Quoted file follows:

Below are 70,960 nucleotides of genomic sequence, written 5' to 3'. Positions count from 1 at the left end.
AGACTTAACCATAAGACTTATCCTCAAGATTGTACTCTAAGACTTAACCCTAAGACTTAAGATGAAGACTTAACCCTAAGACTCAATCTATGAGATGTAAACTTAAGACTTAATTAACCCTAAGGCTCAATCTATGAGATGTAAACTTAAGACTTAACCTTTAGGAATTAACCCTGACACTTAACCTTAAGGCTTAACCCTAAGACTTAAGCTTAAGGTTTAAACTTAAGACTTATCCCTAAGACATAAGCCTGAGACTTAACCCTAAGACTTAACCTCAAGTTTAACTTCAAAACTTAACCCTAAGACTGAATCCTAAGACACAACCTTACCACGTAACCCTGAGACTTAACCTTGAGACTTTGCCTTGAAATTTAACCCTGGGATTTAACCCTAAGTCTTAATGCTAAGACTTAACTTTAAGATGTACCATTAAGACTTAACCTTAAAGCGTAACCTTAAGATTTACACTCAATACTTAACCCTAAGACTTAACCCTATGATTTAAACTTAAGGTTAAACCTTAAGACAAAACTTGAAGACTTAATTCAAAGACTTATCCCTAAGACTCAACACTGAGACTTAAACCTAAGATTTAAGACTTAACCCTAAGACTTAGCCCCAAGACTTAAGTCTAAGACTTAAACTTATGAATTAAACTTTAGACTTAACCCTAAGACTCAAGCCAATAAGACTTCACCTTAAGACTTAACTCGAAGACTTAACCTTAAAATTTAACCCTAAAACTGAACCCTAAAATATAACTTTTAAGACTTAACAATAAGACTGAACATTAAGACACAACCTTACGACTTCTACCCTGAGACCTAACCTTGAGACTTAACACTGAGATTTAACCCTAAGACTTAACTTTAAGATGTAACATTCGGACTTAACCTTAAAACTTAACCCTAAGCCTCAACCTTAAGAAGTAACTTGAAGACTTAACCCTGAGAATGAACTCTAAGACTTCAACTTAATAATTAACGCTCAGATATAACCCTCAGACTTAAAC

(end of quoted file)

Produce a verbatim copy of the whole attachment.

Below are 70,960 nucleotides of genomic sequence, written 5' to 3'. Positions count from 1 at the left end.
AGACTTAACCATAAGACTTATCCTCAAGATTGTACTCTAAGACTTAACCCTAAGACTTAAGATGAAGACTTAACCCTAAGACTCAATCTATGAGATGTAAACTTAAGACTTAATTAACCCTAAGGCTCAATCTATGAGATGTAAACTTAAGACTTAACCTTTAGGAATTAACCCTGACACTTAACCTTAAGGCTTAACCCTAAGACTTAAGCTTAAGGTTTAAACTTAAGACTTATCCCTAAGACATAAGCCTGAGACTTAACCCTAAGACTTAACCTCAAGTTTAACTTCAAAACTTAACCCTAAGACTGAATCCTAAGACACAACCTTACCACGTAACCCTGAGACTTAACCTTGAGACTTTGCCTTGAAATTTAACCCTGGGATTTAACCCTAAGTCTTAATGCTAAGACTTAACTTTAAGATGTACCATTAAGACTTAACCTTAAAGCGTAACCTTAAGATTTACACTCAATACTTAACCCTAAGACTTAACCCTATGATTTAAACTTAAGGTTAAACCTTAAGACAAAACTTGAAGACTTAATTCAAAGACTTATCCCTAAGACTCAACACTGAGACTTAAACCTAAGATTTAAGACTTAACCCTAAGACTTAGCCCCAAGACTTAAGTCTAAGACTTAAACTTATGAATTAAACTTTAGACTTAACCCTAAGACTCAAGCCAATAAGACTTCACCTTAAGACTTAACTCGAAGACTTAACCTTAAAATTTAACCCTAAAACTGAACCCTAAAATATAACTTTTAAGACTTAACAATAAGACTGAACATTAAGACACAACCTTACGACTTCTACCCTGAGACCTAACCTTGAGACTTAACACTGAGATTTAACCCTAAGACTTAACTTTAAGATGTAACATTCGGACTTAACCTTAAAACTTAACCCTAAGCCTCAACCTTAAGAAGTAACTTGAAGACTTAACCCTGAGAATGAACTCTAAGACTTCAACTTAATAATTAACGCTCAGATATAACCCTCAGACTTAAAC